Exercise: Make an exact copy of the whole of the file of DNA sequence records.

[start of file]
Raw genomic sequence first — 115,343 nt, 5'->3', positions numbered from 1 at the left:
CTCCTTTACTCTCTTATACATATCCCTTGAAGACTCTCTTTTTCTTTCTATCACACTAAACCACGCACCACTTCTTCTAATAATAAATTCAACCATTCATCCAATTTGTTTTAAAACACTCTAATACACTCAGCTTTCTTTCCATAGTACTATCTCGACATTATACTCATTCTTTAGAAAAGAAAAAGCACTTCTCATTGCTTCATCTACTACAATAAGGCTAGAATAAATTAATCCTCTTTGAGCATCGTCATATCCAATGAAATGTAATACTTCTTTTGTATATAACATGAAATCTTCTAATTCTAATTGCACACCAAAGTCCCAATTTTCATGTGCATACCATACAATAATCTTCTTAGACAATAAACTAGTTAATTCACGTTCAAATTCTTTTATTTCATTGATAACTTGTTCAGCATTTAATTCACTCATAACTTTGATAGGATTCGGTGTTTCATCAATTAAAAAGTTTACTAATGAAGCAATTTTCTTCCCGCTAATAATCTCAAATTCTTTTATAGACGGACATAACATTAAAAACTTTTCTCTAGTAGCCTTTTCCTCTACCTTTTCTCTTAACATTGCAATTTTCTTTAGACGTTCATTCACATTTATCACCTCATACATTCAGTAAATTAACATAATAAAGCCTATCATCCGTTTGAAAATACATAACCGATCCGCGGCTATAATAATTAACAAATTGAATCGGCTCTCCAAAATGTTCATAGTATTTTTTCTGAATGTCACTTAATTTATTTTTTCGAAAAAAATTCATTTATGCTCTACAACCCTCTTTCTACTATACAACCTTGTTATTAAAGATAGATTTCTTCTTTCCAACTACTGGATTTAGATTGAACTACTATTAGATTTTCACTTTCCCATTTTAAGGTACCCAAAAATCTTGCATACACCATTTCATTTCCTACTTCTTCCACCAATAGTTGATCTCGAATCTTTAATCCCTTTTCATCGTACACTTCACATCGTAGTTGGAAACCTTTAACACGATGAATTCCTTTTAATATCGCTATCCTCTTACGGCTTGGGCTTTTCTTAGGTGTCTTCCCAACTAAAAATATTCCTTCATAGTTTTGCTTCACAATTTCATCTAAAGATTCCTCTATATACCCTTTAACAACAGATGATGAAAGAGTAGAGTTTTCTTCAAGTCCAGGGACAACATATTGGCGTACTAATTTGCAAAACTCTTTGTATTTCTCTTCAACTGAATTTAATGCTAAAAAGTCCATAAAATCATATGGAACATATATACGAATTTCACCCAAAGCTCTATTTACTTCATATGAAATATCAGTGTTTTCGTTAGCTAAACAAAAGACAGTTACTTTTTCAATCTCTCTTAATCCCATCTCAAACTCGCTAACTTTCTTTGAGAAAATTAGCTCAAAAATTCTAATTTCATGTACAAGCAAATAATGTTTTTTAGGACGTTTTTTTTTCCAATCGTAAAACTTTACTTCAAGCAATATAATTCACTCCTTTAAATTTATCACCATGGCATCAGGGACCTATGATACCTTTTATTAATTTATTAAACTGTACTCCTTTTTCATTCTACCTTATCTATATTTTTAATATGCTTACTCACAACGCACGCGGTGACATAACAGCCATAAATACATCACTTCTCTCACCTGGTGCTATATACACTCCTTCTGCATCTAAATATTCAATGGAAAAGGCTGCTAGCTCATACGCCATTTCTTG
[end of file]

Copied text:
Raw genomic sequence first — 115,343 nt, 5'->3', positions numbered from 1 at the left:
CTCCTTTACTCTCTTATACATATCCCTTGAAGACTCTCTTTTTCTTTCTATCACACTAAACCACGCACCACTTCTTCTAATAATAAATTCAACCATTCATCCAATTTGTTTTAAAACACTCTAATACACTCAGCTTTCTTTCCATAGTACTATCTCGACATTATACTCATTCTTTAGAAAAGAAAAAGCACTTCTCATTGCTTCATCTACTACAATAAGGCTAGAATAAATTAATCCTCTTTGAGCATCGTCATATCCAATGAAATGTAATACTTCTTTTGTATATAACATGAAATCTTCTAATTCTAATTGCACACCAAAGTCCCAATTTTCATGTGCATACCATACAATAATCTTCTTAGACAATAAACTAGTTAATTCACGTTCAAATTCTTTTATTTCATTGATAACTTGTTCAGCATTTAATTCACTCATAACTTTGATAGGATTCGGTGTTTCATCAATTAAAAAGTTTACTAATGAAGCAATTTTCTTCCCGCTAATAATCTCAAATTCTTTTATAGACGGACATAACATTAAAAACTTTTCTCTAGTAGCCTTTTCCTCTACCTTTTCTCTTAACATTGCAATTTTCTTTAGACGTTCATTCACATTTATCACCTCATACATTCAGTAAATTAACATAATAAAGCCTATCATCCGTTTGAAAATACATAACCGATCCGCGGCTATAATAATTAACAAATTGAATCGGCTCTCCAAAATGTTCATAGTATTTTTTCTGAATGTCACTTAATTTATTTTTTCGAAAAAAATTCATTTATGCTCTACAACCCTCTTTCTACTATACAACCTTGTTATTAAAGATAGATTTCTTCTTTCCAACTACTGGATTTAGATTGAACTACTATTAGATTTTCACTTTCCCATTTTAAGGTACCCAAAAATCTTGCATACACCATTTCATTTCCTACTTCTTCCACCAATAGTTGATCTCGAATCTTTAATCCCTTTTCATCGTACACTTCACATCGTAGTTGGAAACCTTTAACACGATGAATTCCTTTTAATATCGCTATCCTCTTACGGCTTGGGCTTTTCTTAGGTGTCTTCCCAACTAAAAATATTCCTTCATAGTTTTGCTTCACAATTTCATCTAAAGATTCCTCTATATACCCTTTAACAACAGATGATGAAAGAGTAGAGTTTTCTTCAAGTCCAGGGACAACATATTGGCGTACTAATTTGCAAAACTCTTTGTATTTCTCTTCAACTGAATTTAATGCTAAAAAGTCCATAAAATCATATGGAACATATATACGAATTTCACCCAAAGCTCTATTTACTTCATATGAAATATCAGTGTTTTCGTTAGCTAAACAAAAGACAGTTACTTTTTCAATCTCTCTTAATCCCATCTCAAACTCGCTAACTTTCTTTGAGAAAATTAGCTCAAAAATTCTAATTTCATGTACAAGCAAATAATGTTTTTTAGGACGTTTTTTTTTCCAATCGTAAAACTTTACTTCAAGCAATATAATTCACTCCTTTAAATTTATCACCATGGCATCAGGGACCTATGATACCTTTTATTAATTTATTAAACTGTACTCCTTTTTCATTCTACCTTATCTATATTTTTAATATGCTTACTCACAACGCACGCGGTGACATAACAGCCATAAATACATCACTTCTCTCACCTGGTGCTATATACACTCCTTCTGCATCTAAATATTCAATGGAAAAGGCTGCTAGCTCATACGCCATTTCTTG